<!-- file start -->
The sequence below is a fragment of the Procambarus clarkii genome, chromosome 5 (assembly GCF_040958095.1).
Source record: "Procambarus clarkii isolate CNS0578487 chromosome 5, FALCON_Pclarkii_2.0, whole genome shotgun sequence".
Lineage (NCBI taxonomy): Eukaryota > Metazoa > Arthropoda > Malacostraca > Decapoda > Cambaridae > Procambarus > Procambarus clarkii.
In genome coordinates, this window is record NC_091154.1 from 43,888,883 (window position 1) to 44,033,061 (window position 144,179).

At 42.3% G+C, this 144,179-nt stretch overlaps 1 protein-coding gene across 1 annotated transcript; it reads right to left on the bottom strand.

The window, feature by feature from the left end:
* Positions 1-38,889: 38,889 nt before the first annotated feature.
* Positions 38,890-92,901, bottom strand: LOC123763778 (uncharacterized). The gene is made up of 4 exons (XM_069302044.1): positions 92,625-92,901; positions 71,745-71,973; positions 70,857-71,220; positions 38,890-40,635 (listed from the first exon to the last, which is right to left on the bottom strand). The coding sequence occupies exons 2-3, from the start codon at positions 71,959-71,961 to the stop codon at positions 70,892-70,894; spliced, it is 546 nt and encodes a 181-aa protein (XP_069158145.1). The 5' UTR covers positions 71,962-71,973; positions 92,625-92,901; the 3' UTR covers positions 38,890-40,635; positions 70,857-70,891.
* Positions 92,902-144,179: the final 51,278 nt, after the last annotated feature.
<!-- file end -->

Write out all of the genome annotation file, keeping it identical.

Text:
The sequence below is a fragment of the Procambarus clarkii genome, chromosome 5 (assembly GCF_040958095.1).
Source record: "Procambarus clarkii isolate CNS0578487 chromosome 5, FALCON_Pclarkii_2.0, whole genome shotgun sequence".
Lineage (NCBI taxonomy): Eukaryota > Metazoa > Arthropoda > Malacostraca > Decapoda > Cambaridae > Procambarus > Procambarus clarkii.
In genome coordinates, this window is record NC_091154.1 from 43,888,883 (window position 1) to 44,033,061 (window position 144,179).

At 42.3% G+C, this 144,179-nt stretch overlaps 1 protein-coding gene across 1 annotated transcript; it reads right to left on the bottom strand.

The window, feature by feature from the left end:
* Positions 1-38,889: 38,889 nt before the first annotated feature.
* Positions 38,890-92,901, bottom strand: LOC123763778 (uncharacterized). The gene is made up of 4 exons (XM_069302044.1): positions 92,625-92,901; positions 71,745-71,973; positions 70,857-71,220; positions 38,890-40,635 (listed from the first exon to the last, which is right to left on the bottom strand). The coding sequence occupies exons 2-3, from the start codon at positions 71,959-71,961 to the stop codon at positions 70,892-70,894; spliced, it is 546 nt and encodes a 181-aa protein (XP_069158145.1). The 5' UTR covers positions 71,962-71,973; positions 92,625-92,901; the 3' UTR covers positions 38,890-40,635; positions 70,857-70,891.
* Positions 92,902-144,179: the final 51,278 nt, after the last annotated feature.